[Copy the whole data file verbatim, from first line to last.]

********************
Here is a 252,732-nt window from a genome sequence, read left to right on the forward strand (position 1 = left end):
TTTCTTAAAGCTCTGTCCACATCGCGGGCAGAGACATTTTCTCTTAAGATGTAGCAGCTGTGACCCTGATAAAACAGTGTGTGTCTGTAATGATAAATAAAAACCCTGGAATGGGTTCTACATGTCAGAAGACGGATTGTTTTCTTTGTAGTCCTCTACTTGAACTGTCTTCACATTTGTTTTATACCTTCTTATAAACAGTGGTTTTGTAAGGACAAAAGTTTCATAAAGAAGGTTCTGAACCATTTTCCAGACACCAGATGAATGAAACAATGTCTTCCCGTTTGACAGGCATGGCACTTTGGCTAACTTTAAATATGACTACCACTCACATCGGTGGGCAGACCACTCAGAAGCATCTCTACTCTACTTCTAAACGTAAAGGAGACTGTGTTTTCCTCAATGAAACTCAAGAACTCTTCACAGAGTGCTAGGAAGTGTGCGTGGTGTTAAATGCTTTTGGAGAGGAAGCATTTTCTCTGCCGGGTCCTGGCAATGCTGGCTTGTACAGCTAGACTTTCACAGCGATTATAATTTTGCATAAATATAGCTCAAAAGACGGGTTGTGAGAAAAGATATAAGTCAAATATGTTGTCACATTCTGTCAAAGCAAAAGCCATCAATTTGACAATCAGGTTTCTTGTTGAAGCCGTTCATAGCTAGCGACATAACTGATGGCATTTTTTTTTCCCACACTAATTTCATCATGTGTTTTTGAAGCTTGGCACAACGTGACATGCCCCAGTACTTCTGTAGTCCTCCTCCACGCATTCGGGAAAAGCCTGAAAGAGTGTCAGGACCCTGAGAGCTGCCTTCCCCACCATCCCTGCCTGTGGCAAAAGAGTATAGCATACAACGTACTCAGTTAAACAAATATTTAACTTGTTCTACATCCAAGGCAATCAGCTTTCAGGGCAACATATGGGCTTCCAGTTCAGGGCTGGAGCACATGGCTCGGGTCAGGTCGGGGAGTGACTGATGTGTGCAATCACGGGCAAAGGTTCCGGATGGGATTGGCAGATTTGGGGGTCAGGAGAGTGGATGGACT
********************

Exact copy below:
Here is a 252,732-nt window from a genome sequence, read left to right on the forward strand (position 1 = left end):
TTTCTTAAAGCTCTGTCCACATCGCGGGCAGAGACATTTTCTCTTAAGATGTAGCAGCTGTGACCCTGATAAAACAGTGTGTGTCTGTAATGATAAATAAAAACCCTGGAATGGGTTCTACATGTCAGAAGACGGATTGTTTTCTTTGTAGTCCTCTACTTGAACTGTCTTCACATTTGTTTTATACCTTCTTATAAACAGTGGTTTTGTAAGGACAAAAGTTTCATAAAGAAGGTTCTGAACCATTTTCCAGACACCAGATGAATGAAACAATGTCTTCCCGTTTGACAGGCATGGCACTTTGGCTAACTTTAAATATGACTACCACTCACATCGGTGGGCAGACCACTCAGAAGCATCTCTACTCTACTTCTAAACGTAAAGGAGACTGTGTTTTCCTCAATGAAACTCAAGAACTCTTCACAGAGTGCTAGGAAGTGTGCGTGGTGTTAAATGCTTTTGGAGAGGAAGCATTTTCTCTGCCGGGTCCTGGCAATGCTGGCTTGTACAGCTAGACTTTCACAGCGATTATAATTTTGCATAAATATAGCTCAAAAGACGGGTTGTGAGAAAAGATATAAGTCAAATATGTTGTCACATTCTGTCAAAGCAAAAGCCATCAATTTGACAATCAGGTTTCTTGTTGAAGCCGTTCATAGCTAGCGACATAACTGATGGCATTTTTTTTTCCCACACTAATTTCATCATGTGTTTTTGAAGCTTGGCACAACGTGACATGCCCCAGTACTTCTGTAGTCCTCCTCCACGCATTCGGGAAAAGCCTGAAAGAGTGTCAGGACCCTGAGAGCTGCCTTCCCCACCATCCCTGCCTGTGGCAAAAGAGTATAGCATACAACGTACTCAGTTAAACAAATATTTAACTTGTTCTACATCCAAGGCAATCAGCTTTCAGGGCAACATATGGGCTTCCAGTTCAGGGCTGGAGCACATGGCTCGGGTCAGGTCGGGGAGTGACTGATGTGTGCAATCACGGGCAAAGGTTCCGGATGGGATTGGCAGATTTGGGGGTCAGGAGAGTGGATGGACT